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Ease the lime shortage by growing your own in containers

Grow your own limes or other citrus in containers.
Grow your own limes or other citrus in containers.
Photo by Quincy Benton for Friday Jones Publishing

If the lime shortage in the United States leaves you in a sour mood, you might be sweet on the idea of growing your own limes. The current lime shortage, linked to Mexican drug cartels, affects bars and restaurants as well as home kitchens. One can’t make an ideal margarita or guacamole or gin-and-tonic without a lime.

“It effects restaurants greatly when the prices spike so high,” said Lee Goodfriend, co-owner of Racines, a Denver restaurant popular for the past 30 years and touted for their margaritas. “We use limes in lots of drinks and food both as garnishes and as ingredients,” Goodfriend said. “The lime shortage costs thousands of extra dollars per month. We have to ‘eat’ the price hikes as we can't just immediately raise prices to compensate. It’s a real problem with the constant spikes in food and scary how things like California drought effects us all.”

After hurricanes wiped out lime orchards in Florida, the U.S. stopped growing limes commercially. Most limes were imported from Mexico. You don't need an orchard or an urban farm to grow limes. If you have a sunny spot in your garden, you can easily grow limes on a dwarf lime tree potted in a container. Potted dwarf citrus trees make wonderful patio plants.

Limes and other citrus plants including Meyer lemons are more popular, less expensive, and more widely available. Dwarf Bearss lime trees produce super juicy seedless limes. Bearss limes taste less acidic and not as bitter than many varieties. Bearss limes are idea for cooking and beverages.

Lime plants engage the senses. The evergreen dwarf trees have bright green, glossy, fragrant leaves. The flowers of the dwarf lime smell something like gardenia. Limes can bear fruits and flowers simultaneously. But beware when touching lime plants: Branches often have sharp thorns.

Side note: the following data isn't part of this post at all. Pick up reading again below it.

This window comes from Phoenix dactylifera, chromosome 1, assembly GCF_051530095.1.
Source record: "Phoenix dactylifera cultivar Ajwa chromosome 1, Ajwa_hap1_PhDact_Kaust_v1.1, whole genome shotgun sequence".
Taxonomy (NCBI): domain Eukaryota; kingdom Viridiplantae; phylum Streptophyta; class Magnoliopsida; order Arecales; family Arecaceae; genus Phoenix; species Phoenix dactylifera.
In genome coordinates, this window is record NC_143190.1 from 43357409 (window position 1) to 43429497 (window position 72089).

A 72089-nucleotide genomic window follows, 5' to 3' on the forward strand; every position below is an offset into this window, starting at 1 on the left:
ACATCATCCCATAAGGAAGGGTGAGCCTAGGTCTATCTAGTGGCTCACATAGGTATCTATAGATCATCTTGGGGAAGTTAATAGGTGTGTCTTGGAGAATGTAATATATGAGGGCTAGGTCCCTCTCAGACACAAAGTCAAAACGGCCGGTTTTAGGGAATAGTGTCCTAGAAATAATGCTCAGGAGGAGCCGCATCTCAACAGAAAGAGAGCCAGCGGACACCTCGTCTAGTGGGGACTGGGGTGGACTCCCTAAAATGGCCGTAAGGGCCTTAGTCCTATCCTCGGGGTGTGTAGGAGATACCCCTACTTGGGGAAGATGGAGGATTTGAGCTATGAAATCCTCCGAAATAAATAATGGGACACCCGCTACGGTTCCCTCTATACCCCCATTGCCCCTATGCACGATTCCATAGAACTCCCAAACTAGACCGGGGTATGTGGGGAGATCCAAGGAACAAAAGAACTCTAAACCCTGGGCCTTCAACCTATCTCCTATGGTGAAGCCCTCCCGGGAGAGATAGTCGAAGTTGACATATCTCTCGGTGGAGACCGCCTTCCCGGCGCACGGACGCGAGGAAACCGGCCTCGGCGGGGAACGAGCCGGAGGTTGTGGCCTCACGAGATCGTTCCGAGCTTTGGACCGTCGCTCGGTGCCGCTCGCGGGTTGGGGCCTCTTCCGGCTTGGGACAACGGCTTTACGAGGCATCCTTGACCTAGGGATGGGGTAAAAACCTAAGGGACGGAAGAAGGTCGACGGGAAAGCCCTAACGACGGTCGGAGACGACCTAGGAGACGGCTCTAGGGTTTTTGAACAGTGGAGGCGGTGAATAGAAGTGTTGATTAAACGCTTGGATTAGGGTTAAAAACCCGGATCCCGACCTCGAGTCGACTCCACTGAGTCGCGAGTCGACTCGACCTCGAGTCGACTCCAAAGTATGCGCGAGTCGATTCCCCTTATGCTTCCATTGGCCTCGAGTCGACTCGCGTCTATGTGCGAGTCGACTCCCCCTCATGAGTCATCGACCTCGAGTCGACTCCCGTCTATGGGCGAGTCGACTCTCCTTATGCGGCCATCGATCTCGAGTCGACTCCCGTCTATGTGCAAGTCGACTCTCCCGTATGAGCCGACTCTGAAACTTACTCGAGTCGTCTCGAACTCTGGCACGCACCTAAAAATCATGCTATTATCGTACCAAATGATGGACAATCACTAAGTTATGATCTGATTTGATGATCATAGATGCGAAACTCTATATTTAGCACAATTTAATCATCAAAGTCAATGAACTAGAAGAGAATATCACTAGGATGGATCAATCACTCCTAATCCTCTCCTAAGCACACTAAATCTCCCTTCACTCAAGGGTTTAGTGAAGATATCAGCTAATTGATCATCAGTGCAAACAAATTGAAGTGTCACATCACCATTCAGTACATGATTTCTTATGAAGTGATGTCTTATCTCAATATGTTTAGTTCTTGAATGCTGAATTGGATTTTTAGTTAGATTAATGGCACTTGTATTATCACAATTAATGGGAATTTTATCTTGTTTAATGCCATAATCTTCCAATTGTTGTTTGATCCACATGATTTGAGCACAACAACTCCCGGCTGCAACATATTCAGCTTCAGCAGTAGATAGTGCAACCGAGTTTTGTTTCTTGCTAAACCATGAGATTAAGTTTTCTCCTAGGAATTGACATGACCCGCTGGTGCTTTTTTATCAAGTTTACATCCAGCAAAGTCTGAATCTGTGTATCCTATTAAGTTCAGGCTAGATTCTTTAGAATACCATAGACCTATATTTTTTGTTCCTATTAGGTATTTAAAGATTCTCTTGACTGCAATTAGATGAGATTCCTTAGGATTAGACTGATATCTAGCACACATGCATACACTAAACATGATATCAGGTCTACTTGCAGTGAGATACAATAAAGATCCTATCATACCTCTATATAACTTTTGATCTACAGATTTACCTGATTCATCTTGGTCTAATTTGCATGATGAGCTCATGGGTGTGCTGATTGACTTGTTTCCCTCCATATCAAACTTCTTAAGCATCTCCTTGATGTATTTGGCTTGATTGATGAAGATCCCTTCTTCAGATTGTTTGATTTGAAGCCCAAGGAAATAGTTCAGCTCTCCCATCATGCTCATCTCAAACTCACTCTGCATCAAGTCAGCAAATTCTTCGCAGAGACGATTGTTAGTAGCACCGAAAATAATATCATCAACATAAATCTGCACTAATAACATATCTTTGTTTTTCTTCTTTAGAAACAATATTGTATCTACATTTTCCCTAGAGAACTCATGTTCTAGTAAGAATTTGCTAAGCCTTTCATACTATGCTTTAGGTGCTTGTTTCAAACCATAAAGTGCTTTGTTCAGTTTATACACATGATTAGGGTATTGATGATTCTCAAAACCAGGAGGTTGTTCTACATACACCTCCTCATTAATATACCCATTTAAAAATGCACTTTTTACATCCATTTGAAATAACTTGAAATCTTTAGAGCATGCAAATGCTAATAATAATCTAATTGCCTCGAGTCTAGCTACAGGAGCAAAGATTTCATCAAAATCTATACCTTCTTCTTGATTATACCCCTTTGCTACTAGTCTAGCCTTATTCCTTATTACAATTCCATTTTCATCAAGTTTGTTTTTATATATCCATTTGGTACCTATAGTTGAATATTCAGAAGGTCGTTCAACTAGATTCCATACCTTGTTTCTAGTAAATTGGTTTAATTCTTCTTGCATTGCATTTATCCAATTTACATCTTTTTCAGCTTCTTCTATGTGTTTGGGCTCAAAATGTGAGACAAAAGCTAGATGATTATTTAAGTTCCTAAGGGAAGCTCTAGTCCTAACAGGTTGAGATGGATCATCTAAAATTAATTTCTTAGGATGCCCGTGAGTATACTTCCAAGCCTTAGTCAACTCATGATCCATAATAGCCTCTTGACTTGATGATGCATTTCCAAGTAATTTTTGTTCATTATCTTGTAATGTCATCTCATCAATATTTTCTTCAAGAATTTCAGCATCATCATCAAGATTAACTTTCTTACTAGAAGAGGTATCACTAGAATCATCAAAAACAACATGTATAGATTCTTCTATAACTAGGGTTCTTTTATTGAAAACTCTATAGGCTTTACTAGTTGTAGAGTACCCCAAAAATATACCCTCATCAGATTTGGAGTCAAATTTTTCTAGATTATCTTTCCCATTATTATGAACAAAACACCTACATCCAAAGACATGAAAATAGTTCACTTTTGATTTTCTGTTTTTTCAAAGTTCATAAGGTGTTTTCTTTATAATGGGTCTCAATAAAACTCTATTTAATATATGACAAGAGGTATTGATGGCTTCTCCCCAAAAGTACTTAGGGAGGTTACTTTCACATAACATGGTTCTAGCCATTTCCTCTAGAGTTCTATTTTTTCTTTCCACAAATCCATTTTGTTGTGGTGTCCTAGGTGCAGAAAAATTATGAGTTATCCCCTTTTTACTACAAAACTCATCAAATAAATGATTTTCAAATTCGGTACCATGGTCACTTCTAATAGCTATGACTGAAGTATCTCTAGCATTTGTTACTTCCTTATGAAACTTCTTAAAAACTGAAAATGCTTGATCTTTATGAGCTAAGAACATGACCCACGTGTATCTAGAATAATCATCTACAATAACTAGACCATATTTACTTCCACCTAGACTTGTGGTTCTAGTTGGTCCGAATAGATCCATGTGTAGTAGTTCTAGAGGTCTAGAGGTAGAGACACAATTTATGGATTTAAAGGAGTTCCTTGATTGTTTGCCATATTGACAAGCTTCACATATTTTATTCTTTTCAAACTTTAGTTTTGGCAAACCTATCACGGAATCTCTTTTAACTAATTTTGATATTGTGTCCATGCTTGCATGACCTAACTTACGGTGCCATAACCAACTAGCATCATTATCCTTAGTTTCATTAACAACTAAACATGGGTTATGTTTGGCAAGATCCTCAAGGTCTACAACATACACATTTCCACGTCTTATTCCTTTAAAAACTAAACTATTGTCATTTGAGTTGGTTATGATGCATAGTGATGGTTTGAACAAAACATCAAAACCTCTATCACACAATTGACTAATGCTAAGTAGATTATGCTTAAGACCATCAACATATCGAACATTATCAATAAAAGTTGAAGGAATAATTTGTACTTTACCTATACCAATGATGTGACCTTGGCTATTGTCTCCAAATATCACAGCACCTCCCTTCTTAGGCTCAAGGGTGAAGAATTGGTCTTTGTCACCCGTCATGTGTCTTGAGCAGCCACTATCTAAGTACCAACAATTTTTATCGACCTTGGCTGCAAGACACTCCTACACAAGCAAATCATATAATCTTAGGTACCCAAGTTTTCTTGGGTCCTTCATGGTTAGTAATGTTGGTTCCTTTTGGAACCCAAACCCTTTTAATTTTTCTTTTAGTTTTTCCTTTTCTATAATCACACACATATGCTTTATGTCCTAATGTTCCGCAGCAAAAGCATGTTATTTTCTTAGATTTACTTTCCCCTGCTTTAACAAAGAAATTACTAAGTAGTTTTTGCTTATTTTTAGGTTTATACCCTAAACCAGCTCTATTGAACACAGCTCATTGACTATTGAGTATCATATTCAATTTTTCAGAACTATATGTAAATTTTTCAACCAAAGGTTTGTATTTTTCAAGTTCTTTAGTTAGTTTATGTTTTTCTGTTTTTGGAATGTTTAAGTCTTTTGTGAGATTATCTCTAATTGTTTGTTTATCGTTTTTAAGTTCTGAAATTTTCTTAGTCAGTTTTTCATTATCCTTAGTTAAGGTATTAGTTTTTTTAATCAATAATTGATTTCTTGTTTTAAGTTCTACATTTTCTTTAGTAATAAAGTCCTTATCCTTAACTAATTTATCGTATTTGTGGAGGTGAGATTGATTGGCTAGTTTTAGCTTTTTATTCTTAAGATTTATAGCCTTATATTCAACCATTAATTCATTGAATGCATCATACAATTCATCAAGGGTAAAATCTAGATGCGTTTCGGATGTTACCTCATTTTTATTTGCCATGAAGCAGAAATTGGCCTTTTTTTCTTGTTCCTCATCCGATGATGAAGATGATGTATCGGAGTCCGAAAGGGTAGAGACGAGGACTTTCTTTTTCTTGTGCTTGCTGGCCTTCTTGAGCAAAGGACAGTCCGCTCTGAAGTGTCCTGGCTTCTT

Dwarf lime trees need direct sunlight and plenty of it. One caveat: citrus scales. If you notice a clear, sticky substance on lime leaves, check for scales. These pests appear as small, dry, brown spots. Banish the bugs by spraying the lime plant with scalecide, a 100 percent petroleum oil sold at most garden centers.

If you have a sunny window, bring your potted lime inside for the winter. With enough sunlight, you can pick fresh limes even in the dead of winter. But be especially vigilant of lime trees grown inside. Without enough sunlight, the plants become more susceptible to scales.

To learn more about growing potted dwarf citrus trees, visit the Orangery at Denver Botanic Gardens. Designed for growing potted citrus, this charming glass corridor is connected to Marnie's Pavilion. In the Orangery, you’ll find not only potted dwarf limes, but also other citrus including grapefruits, oranges, kumquats and lemons. Potted dwarf citrus trees might not provide all the fruits you can eat, but picking your own citrus is sweet.